ATTENTION: This is NOT a political post. It is a post about language.
I’m embarrassed to admit to how much time I waste on Facebook, but I just expended nearly half an hour of my life listening to Anderson Cooper and Kellyanne Conway say the same thing to each other for twenty-five minutes and fifty-three seconds.
From what I could tell, the one thing that Cooper wanted to get across was that CNN is not BuzzFeed, whereas Conway was intent on asserting that CNN and BuzzFeed are two of a kind.
My interest in the conversation focuses on Conway’s expressed contempt for the word dossier:
CONWAY: Well, in that report, yes, it’s all fake news. People keep using the word dossier like some fancy French word is going to imbue it with credibility.
Apparently the alleged report is being referred to in the media as a dossier, as in the paragraph that introduced it on the BuzzFeed site:
A dossier, compiled by a person who has claimed to be a former British intelligence official, alleges Russia has compromising information on Trump. The allegations are unverified, and the report contains errors.
Dossier IS a word of French origin, but there’s nothing particularly fancy about it. The word is often used to refer to information collected by an intelligence agency about people it is investigating. For example:
Hoover is the inventor of the modern American national security state. Every fingerprint file, every DNA record, every iris recorded through biometrics, every government dossier on every citizen and alien in this country owes its life to him.
—Tim Weiner, author, Enemies: A History of the FBI.
Some synonyms for dossier are file, report, case history, and data.
The French word actually has a quite homely origin. It was coined by some forgotten French speaker who perceived a resemblance between a bulging packet of papers and a human being’s back. The French word for back is dos.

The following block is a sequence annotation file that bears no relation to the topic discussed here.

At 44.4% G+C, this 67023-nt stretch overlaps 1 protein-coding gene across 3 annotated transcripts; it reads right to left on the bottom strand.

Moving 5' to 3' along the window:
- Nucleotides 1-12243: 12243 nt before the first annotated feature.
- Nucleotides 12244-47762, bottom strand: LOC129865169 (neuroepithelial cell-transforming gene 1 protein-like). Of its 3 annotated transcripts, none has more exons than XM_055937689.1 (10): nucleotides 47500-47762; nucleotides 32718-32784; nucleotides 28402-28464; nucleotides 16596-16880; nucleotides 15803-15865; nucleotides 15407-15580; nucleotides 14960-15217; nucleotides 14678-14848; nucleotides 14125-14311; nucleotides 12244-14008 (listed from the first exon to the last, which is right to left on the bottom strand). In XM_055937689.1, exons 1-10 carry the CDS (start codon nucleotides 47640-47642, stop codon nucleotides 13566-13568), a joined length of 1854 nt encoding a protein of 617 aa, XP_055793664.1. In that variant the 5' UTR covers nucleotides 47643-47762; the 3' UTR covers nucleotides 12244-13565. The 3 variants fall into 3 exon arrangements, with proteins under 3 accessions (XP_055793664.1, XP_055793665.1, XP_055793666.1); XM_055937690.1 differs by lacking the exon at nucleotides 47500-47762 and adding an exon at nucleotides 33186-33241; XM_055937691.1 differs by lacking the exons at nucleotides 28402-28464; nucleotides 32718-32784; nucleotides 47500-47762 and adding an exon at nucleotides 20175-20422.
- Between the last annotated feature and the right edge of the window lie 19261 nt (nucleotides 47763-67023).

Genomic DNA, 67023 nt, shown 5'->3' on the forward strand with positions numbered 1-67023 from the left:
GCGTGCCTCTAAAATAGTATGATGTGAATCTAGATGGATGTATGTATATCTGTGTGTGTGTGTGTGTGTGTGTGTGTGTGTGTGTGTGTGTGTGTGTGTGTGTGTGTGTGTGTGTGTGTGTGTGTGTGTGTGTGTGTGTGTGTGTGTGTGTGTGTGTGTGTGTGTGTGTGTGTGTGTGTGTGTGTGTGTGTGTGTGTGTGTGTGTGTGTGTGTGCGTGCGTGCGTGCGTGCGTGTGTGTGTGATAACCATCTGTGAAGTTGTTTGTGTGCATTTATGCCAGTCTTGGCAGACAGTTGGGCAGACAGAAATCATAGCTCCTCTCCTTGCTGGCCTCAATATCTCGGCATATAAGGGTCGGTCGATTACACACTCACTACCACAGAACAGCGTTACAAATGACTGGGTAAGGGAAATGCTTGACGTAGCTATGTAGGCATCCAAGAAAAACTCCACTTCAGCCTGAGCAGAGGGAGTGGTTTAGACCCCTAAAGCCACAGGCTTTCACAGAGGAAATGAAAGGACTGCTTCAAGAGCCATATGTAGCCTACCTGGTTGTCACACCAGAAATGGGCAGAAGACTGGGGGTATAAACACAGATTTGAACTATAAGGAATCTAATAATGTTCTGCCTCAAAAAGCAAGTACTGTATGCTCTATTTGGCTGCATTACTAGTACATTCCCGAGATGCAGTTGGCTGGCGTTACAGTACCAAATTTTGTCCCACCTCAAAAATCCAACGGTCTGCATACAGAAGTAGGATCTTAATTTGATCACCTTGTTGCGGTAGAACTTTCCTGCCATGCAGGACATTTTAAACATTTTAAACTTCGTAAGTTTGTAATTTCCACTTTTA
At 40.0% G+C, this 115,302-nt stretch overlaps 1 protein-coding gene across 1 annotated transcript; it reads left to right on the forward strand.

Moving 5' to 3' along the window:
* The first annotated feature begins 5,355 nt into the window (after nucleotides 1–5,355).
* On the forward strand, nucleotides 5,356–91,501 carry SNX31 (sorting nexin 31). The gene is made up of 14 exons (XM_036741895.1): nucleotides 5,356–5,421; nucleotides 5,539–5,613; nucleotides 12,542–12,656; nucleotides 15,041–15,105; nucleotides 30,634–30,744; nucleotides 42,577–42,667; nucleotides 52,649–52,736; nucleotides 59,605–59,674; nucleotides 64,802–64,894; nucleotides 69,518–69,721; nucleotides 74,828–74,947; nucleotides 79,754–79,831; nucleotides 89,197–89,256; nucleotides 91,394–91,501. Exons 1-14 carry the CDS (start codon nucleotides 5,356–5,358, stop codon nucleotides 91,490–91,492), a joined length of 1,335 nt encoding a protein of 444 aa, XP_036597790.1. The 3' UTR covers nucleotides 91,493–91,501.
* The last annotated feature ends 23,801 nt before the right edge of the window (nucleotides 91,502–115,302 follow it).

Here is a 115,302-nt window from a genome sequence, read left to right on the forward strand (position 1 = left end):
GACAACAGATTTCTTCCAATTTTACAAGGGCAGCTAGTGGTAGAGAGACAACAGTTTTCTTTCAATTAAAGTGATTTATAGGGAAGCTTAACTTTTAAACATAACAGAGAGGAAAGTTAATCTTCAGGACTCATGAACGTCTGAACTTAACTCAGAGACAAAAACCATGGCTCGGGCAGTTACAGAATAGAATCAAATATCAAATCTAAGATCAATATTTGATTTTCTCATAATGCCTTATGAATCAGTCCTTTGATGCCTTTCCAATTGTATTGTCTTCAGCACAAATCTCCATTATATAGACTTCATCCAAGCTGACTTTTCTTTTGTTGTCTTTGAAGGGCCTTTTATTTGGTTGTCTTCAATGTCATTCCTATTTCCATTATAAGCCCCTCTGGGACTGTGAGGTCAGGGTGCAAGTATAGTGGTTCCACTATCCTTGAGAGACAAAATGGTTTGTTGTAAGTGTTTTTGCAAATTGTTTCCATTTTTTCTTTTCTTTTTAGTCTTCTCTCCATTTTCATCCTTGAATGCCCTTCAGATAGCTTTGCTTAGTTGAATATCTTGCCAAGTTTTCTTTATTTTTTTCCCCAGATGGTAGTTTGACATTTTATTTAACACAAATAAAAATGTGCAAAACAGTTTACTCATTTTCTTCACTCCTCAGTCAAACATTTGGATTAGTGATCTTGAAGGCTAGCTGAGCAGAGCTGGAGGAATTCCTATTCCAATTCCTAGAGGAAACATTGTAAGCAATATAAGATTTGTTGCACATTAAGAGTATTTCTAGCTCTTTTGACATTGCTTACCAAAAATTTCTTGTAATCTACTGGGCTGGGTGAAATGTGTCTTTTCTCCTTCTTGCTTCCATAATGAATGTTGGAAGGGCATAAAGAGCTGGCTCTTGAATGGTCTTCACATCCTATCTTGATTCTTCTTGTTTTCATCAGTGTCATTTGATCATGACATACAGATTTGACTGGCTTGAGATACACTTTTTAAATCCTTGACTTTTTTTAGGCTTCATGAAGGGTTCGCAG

What troubles me about Conway’s remark is the way it falls into the much exploited theme of anti-intellectualism that is so prevalent in US culture.
One of the most constant tropes of television comedy is the nerdy character who uses big words and is ridiculed for it by the “regular” characters.
I find Conway’s dismissal of the word dossier as “a fancy French word” especially piquant in the light of a word she uses earlier in the back-and-forth with Anderson:
COOPER: I don’t read BuzzFeed, so I am not going to speak for them or defend them. I don’t think they should have published unsubstantiated allegations against the president-elect of the United States. I think that’s inappropriate.
CONWAY: Maybe they would not have, maybe they would not have, had the imprimatur of CNN, the vaunted name of CNN, [not] gone first. You went first. They were second.
I suspect that a great many English speakers would find the word imprimatur a lot “fancier” than dossier.
Latin imprimatur is the third person singular present subjunctive passive form of the verb imprimere: “to print,” literally, “Let it be printed.”
The use of imprimatur that I’m most familiar with is in the context of publications (or movies) that have been vetted by the Catholic church and declared to be free of doctrinal or moral error.
A more general sense of imprimatur is “a mark of approval.” My question: If dossier is a “fancy French word,” wouldn’t imprimatur be a “fancy Latin word”?
Words are tools. Careful writers and speakers choose the best tool for the job. English words come from every language on earth. I don’t think their language of origin should be used against them.